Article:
Students In Yahukimo Protest Against Indonesian Forces In Schools

On January 20, at least 1000 students in Yahukimo, Papua province held a protest demanding the Indonesian forces camped on the school premises to move out, Union of Catholic Asian News reported. Following clashes among tribes and between Indonesian security forces and the Papua Independence Organization (OPM) back in October, Indonesia has taken the opportunity to camp its forces inside three schools. These are the senior high schools in the villages of Ninia and Angguruk and Dekai village’s vocational high school.  

Numerous activists have called for the national chief to adopt a ‘softer approach’ in Papua and West Papua, asserting that the mobile brigade corps’ presence has hampered the students’ studies. ‘We asked the education authority of the district to look for a solution and move out the police,’ Denias Helembo, coordinator of the protest action, stated on January 20. ‘If the local government doesn’t pay attention, we will hold more protests together with parents.’ In addition, Legal Aid Foundation in Papua, along with several rights institutions and activists, have also petitioned Vice-President Ma’ruf Amin to intervene and order the corps to leave the schools.  

Indonesian forces stationed in school premises and soldiers deployed in classrooms continue to be a legacy in West Papua. Military personnel deployed to fill teacher shortages, mainly (but not limited to) in the conflict-struck highlands regencies. The Indonesian military is tasked with spreading Pancasila, Indonesia’s national ideology, wherever Indonesia deems it lacking. The Papuan provincial education agency signed a memorandum of understanding with the Papuan provincial command in 2013 to assign soldiers to teach in remote areas. However, the military’s responsibility does not stop spreading Pancasila within the education system – they also must get support from the locals, garner intelligence information, and have the students absorb Indonesia’s unification ideology. Ultimately, these aim to indoctrinate Papuans in Indonesian nationalism and quash Papua’s unique identity.  

Hipo Wangge, a Ph.D. student at the Australian National University who studied the impacts of displacement due to the Papua conflicts, said that Indonesian military involvement in schools has traumatized students. Namely, the violence against civilians and West Papuan pro-independence fighters and the aggressive crackdown on freedom of expression. “Students are cautious in conflict areas,” Wangge observed, and “were traumatic and feared to see the soldiers coming to their schools.” Moreover, the deployment of Indonesian forces in places of education such as these classrooms in Papua attests to the lengths that Indonesia goes through to enforce their epistemology – Pancasila – and erase Papuan identity and culture.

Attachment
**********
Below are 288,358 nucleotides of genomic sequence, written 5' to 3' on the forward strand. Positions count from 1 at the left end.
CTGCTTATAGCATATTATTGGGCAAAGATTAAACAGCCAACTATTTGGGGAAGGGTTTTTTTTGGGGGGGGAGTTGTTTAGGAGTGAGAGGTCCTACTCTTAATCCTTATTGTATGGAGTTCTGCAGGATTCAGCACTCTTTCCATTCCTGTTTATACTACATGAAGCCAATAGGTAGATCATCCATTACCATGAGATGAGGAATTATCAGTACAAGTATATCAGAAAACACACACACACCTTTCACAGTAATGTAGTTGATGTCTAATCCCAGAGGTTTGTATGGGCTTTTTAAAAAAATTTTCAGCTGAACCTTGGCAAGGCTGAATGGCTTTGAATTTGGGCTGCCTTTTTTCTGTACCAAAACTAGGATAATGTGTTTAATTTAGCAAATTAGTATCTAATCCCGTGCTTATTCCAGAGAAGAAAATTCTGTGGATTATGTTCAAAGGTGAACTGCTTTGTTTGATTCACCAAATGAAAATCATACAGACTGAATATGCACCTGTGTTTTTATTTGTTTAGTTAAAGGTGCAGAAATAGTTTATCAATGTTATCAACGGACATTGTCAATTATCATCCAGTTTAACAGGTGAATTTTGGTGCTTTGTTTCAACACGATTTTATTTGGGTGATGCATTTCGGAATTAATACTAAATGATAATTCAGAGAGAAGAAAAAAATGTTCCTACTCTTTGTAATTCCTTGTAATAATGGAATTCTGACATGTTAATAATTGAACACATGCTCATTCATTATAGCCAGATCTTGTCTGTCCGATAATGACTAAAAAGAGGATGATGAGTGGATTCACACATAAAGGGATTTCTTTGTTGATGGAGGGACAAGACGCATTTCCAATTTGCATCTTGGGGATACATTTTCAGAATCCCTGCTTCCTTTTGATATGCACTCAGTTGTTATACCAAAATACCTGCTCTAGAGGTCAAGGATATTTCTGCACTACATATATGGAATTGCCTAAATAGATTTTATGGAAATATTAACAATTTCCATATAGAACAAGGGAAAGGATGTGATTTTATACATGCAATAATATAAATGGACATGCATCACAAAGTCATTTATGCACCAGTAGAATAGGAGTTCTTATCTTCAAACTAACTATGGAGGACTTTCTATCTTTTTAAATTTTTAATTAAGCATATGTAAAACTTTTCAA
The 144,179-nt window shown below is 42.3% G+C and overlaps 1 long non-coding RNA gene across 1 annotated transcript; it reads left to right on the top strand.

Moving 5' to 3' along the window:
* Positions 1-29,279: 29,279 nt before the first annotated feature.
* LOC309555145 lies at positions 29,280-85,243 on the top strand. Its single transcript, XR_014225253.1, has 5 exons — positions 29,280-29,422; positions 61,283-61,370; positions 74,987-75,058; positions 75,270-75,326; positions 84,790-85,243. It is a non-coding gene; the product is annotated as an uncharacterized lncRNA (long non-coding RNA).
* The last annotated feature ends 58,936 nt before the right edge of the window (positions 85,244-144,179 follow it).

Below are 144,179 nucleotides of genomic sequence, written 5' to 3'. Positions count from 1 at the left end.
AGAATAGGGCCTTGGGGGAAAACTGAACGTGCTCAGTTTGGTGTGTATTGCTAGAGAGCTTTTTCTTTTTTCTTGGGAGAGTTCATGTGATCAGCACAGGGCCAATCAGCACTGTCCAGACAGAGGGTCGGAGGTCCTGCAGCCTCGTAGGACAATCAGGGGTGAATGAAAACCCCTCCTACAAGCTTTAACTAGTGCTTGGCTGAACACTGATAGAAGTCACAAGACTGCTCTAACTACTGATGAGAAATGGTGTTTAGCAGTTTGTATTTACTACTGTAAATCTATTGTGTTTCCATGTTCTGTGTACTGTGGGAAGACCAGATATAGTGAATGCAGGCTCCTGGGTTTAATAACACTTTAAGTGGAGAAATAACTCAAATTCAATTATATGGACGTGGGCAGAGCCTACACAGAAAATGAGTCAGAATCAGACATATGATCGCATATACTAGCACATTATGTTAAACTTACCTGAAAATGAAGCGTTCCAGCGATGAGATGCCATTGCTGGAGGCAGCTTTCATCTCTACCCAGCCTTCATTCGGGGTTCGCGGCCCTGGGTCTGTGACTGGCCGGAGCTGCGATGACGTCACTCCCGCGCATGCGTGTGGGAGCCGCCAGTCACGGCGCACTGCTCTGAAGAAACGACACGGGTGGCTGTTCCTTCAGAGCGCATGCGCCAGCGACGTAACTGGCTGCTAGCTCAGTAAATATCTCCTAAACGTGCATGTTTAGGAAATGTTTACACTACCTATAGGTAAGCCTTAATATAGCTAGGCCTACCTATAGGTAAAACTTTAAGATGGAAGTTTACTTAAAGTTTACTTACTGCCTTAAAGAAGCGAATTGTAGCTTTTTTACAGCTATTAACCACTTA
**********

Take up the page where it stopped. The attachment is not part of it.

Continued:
This indoctrination effort in classrooms is merely one part of Indonesia’s colonial project where Papuans are subject to a slow-motion genocide – forced relocations, human rights abuses, extrajudicial killings, expropriation of land, and resources are only a few of countless other aggressions by Indonesia. Not only has Indonesia denied Papuans media presence and authentic discourse by imposing media blackouts, ensuring that journalists and humanitarian agencies cannot access Papua, and continuing to crack down on Papuan freedom of expression – this deployment of military forces in schools assure that Papuan students are too traumatized even to learn. Disconnected from outside communication and help, and subject to state-sanctioned ethnic cleaning, these all highlight Papuans’ disenfranchised subaltern status, powerless not only against Indonesia’s military abuses but also this epistemic injustice that seeks to eradicate Papuan discourse from the bud.  

While media freedom within Papua and West Papua may continue to be elusive, the international community must continue to hold Indonesia accountable, ensure that the conflict gets more media coverage, and firmly demand oversight and transparency. In addition, we must continue to push for more governments and politicians to be more invested in this conflict – spreading more awareness of the Papuans’ strife may be perhaps the first step into breaking down this complex dilemma.